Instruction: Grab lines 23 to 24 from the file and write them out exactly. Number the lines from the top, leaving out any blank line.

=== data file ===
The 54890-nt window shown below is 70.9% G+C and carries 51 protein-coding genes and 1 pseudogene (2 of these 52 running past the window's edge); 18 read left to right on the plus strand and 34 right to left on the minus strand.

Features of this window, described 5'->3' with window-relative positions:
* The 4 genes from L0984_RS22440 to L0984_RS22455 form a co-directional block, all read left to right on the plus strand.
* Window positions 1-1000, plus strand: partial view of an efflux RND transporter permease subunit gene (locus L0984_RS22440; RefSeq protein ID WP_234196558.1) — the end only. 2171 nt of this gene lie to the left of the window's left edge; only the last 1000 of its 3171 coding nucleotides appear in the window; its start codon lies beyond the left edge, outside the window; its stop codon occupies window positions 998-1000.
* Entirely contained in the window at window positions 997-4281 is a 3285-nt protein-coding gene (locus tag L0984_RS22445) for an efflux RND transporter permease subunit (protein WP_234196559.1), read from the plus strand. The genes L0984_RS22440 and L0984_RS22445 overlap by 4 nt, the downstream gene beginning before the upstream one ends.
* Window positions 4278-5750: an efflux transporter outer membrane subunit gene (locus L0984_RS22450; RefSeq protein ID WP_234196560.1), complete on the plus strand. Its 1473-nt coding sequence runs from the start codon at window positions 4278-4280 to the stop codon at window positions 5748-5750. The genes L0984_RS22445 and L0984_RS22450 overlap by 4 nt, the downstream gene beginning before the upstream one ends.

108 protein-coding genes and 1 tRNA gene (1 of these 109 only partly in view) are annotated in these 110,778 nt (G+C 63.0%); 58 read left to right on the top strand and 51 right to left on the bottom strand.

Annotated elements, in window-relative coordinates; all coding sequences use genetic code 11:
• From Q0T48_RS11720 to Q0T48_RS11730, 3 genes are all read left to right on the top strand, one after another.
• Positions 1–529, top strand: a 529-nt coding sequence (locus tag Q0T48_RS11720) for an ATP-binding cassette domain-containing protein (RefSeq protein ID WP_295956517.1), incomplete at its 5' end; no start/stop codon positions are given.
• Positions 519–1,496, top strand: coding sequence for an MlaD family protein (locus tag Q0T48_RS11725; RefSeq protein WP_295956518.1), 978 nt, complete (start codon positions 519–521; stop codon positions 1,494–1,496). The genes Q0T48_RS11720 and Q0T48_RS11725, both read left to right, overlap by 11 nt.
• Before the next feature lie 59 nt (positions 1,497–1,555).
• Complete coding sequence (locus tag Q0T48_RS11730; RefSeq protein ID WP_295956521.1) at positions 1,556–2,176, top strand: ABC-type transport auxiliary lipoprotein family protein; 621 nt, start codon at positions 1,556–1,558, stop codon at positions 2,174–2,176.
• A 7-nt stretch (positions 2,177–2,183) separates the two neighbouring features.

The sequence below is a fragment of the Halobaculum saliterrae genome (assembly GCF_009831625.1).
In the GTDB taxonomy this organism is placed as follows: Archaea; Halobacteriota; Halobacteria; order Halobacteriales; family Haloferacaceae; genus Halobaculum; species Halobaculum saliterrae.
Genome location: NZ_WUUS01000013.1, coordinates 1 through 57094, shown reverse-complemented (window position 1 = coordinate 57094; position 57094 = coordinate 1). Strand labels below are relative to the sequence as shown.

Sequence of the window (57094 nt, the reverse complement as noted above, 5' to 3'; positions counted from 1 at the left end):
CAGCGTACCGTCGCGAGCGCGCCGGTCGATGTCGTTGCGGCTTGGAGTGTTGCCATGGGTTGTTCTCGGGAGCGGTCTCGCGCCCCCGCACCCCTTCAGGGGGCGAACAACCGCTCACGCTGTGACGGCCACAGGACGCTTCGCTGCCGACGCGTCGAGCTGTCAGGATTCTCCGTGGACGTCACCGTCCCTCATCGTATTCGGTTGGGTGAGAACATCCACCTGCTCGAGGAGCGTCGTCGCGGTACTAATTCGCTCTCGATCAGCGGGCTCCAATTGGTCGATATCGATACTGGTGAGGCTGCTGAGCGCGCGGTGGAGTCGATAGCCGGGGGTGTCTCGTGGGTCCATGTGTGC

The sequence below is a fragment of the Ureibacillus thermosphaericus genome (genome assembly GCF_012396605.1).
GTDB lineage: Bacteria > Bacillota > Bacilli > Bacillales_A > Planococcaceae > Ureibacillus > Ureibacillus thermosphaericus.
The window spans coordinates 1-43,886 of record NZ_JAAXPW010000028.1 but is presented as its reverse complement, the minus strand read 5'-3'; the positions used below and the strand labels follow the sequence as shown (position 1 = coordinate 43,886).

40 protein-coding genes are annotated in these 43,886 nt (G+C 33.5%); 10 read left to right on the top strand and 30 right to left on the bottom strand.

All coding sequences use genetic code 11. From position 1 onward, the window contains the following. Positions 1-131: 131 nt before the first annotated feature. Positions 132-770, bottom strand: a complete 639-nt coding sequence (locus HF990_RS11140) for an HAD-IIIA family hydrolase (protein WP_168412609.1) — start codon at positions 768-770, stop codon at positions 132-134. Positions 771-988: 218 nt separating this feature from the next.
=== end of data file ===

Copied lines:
40 protein-coding genes are annotated in these 43,886 nt (G+C 33.5%); 10 read left to right on the top strand and 30 right to left on the bottom strand.

All coding sequences use genetic code 11. From position 1 onward, the window contains the following. Positions 1-131: 131 nt before the first annotated feature. Positions 132-770, bottom strand: a complete 639-nt coding sequence (locus HF990_RS11140) for an HAD-IIIA family hydrolase (protein WP_168412609.1) — start codon at positions 768-770, stop codon at positions 132-134. Positions 771-988: 218 nt separating this feature from the next.